GARAGE | Leor Galil

Two weeks ago local label Priority Male Tapes reissued “To Find Out” b/w “Girl,” the only known recording by 60s Detroit garage band the Keggs, on vinyl. The long-defunct Orbit label released it in 1967, and the originals are extremely hard to come by—a couple years ago a shattered copy sold for almost $400.

“The whole story goes that there were only 75 copies made, and most of them burned in a studio fire during the race riots in Detroit,” says Priority Male honcho Matthew Hord. Further enhancing the Keggs’ mystique, one of their guitarists was supposedly decapitated in a motorcycle crash shortly after the release.

Hord first heard the single in 2008, when he was living in San Francisco with a garage-loving roommate, Benjamin Phillips, who played a bootleg for him (Phillips also helped fund this reissue). Lots of bootlegs exist, and the songs appear on the fifth and sixth volumes of Crypt Records’ Back from the Grave series, both released in ’85. Hord got the idea to reissue the single himself about a year ago, and used an uncompressed .wav file he found on a message board in 2009—making his version a bootleg too.

Hord did try to get the band’s blessing, though. “I talked to some juggalo on Facebook that had the same last name as the guitar player [Art Lenox],” he says. “He told me, ‘That was my dad. He passed away, but he wouldn’t care.'” To buy a copy, e-mail

JAZZ | Peter Margasak

Local cornetist Josh Berman kicked off a weekly October residency this Tuesday at the Whistler, debuting a new quartet made up of old colleagues. Bassist Jason Roebke and guitarist Matt Schneider (who also uses a tone generator in this band) played standards in a trio with Berman at the Old Town Ale House on alternate Mondays from July 2008 till June 2011. And both Schneider and drummer Frank Rosaly worked with Berman in 2002 in one of his earliest groups devoted to original material. This band’s repertoire, Berman says, is mostly new—though they’ll also play some pieces he wrote for his quintet Old Idea, his arrangement of a tune by bebop pianist Elmo Hope, and a couple of overlooked songs by the great jazz singer Betty Carter.

A bunch of older groups in which Berman plays have new recordings in the pipeline, all due next year. He’s on a forthcoming album by Fast Citizens, whose revolving leadership has fallen to cellist Fred Lonberg-Holm. He’s also on the second record by the Chicago Luzern Exchange (with Rosaly, reedist Keefe Jackson, and Swiss tubaist Marc Unternahrer) and the debut disc by Ken Vandermark’s Topology, which plays the music of multi-instrumentalist Joe McPhee.

Berman is most excited about the first recording by Josh Berman & His Gang, an octet he started three years ago to play songs associated with Chicago’s Austin High Gang—a short-lived late-20s crew that included Jimmy McPartland, Bud Freeman, and Frank Teschemacher. The band has only been sporadically active since an intitial flurry of shows, but following a string of gigs in August it finally went into the studio. “It started as an examination of this earlier jazz stuff,” says Berman. “It wanted to be something more than just that.” The record features three Berman originals and five songs from the early days of Chicago jazz (“Liza,” “I’ve Found a New Baby”), some of which are radically adapted—the group dispenses completely with the original melody of “Sugar,” for instance, retaining only its changes and form. And rather than trying to play strictly in the style of the Austin High Gang, Berman chose to include passages of free improvisation and postbop.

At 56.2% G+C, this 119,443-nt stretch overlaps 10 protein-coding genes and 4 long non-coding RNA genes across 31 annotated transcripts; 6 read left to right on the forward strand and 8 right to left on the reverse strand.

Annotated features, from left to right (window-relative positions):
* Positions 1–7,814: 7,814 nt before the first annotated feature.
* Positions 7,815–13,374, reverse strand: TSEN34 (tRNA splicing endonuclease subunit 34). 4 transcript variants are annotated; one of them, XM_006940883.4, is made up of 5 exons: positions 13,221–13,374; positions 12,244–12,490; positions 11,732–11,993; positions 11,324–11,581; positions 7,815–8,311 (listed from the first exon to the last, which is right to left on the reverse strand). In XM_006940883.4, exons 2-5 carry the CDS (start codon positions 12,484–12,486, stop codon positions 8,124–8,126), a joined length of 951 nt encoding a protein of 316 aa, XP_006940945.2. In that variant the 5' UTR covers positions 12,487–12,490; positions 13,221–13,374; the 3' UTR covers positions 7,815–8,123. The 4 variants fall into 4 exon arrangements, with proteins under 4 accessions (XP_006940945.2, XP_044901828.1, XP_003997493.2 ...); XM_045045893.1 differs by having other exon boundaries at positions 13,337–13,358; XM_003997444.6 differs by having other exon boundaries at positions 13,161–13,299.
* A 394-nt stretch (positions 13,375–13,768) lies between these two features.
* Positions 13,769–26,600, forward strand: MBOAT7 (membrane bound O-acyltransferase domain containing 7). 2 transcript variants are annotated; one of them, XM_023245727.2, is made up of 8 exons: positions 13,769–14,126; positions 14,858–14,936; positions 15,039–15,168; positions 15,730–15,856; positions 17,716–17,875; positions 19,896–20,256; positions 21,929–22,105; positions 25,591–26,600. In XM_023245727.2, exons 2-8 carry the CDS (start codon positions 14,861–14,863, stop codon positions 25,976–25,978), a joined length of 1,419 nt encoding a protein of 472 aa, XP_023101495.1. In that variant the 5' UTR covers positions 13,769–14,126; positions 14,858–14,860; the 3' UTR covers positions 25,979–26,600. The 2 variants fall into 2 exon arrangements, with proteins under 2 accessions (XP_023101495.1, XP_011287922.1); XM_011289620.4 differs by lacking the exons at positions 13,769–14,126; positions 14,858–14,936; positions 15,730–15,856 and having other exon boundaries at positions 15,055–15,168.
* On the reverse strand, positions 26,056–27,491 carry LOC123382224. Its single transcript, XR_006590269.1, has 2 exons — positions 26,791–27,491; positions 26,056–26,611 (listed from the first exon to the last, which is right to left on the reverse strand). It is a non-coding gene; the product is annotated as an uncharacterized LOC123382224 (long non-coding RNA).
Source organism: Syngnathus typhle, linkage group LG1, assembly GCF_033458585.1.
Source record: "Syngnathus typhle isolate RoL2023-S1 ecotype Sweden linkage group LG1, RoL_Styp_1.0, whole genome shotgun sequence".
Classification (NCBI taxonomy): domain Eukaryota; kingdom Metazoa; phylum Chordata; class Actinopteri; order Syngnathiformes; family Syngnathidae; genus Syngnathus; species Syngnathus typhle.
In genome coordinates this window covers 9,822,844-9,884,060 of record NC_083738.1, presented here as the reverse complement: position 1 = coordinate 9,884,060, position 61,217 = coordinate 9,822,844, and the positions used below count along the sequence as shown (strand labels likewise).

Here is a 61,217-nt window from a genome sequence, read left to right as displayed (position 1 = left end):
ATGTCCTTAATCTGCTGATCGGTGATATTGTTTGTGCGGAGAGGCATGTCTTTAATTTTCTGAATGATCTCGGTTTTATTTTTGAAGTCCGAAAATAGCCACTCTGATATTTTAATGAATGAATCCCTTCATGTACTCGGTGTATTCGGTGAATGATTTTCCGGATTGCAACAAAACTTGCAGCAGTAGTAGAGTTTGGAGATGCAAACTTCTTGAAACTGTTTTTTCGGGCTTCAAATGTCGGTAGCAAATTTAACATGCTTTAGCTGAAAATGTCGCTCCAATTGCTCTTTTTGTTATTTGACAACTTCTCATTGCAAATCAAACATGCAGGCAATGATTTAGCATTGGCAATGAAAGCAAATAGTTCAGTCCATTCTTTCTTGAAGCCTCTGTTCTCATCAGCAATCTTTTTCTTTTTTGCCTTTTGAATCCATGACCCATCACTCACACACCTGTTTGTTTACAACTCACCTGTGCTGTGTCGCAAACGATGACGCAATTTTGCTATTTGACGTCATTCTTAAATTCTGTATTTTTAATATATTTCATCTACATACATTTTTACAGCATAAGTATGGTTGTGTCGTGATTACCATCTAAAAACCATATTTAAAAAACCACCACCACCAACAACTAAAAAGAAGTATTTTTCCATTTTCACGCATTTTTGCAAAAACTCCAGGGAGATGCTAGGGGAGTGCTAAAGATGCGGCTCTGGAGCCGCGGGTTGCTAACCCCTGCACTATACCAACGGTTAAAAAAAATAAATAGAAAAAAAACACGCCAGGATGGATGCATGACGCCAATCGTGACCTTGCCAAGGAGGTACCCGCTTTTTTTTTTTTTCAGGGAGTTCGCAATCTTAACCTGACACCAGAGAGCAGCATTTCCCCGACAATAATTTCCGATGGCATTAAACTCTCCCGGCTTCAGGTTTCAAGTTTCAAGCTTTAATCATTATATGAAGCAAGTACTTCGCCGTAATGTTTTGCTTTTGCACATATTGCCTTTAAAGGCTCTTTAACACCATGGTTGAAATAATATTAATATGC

Berman’s new quartet has three more Whistler dates, all Tuesdays: 10/11, 10/18, and 10/25.

ART & MUSIC | Miles Raymer

Arbouretum at the Logan Square Auditorium in December 2007 for Thrill Jockey’s 15th anniversary, drawn by Dmitry Samarov

Dmitry Samarov surely isn’t the only cabdriver in Chicago with literary aspirations, but he’s definitely done the most to live up to the image of the “cab-driving writer.” We at the Reader are big fans—you may have seen the profile of him in our recent Fall Arts issue, which looked forward to his new book, Hack: Stories From a Chicago Cab, or visited his blog of the same title, which the i>Reader republished on its site for a while in early 2010. Samarov’s writing has attracted the most attention so far, but he also has a BFA in painting and printmaking from the School of the Art Institute.

Samarov says he’s made much of his visual art with the local music community in mind; musicians not only inspire him but also occasionally commission him for album art or illustrations. On Fri 10/7 a show of his paintings and drawings called Music & Baseball—split between music-related work and White Sox-related work—opens at Saki Records (3716 W. Fullerton). The pieces in the show, which he created over a period of 15 years or so, include album-cover designs—some made it to print, some didn’t—and sketches of musicians in action. Among the acts portrayed are Azita, Atombombpocket­knife, Rabid Rabbit, and randomly enough Edgar Breau, leader of obscure Canadian psych-rock rippers Simply Saucer.

The show opens with a free reception from 6 to 9 PM, which will include music from Chris Brokaw (Codeine, Come) at around 8; Samarov plans to have copies of Hack on hand to sell. The art will stay up till the end of the month.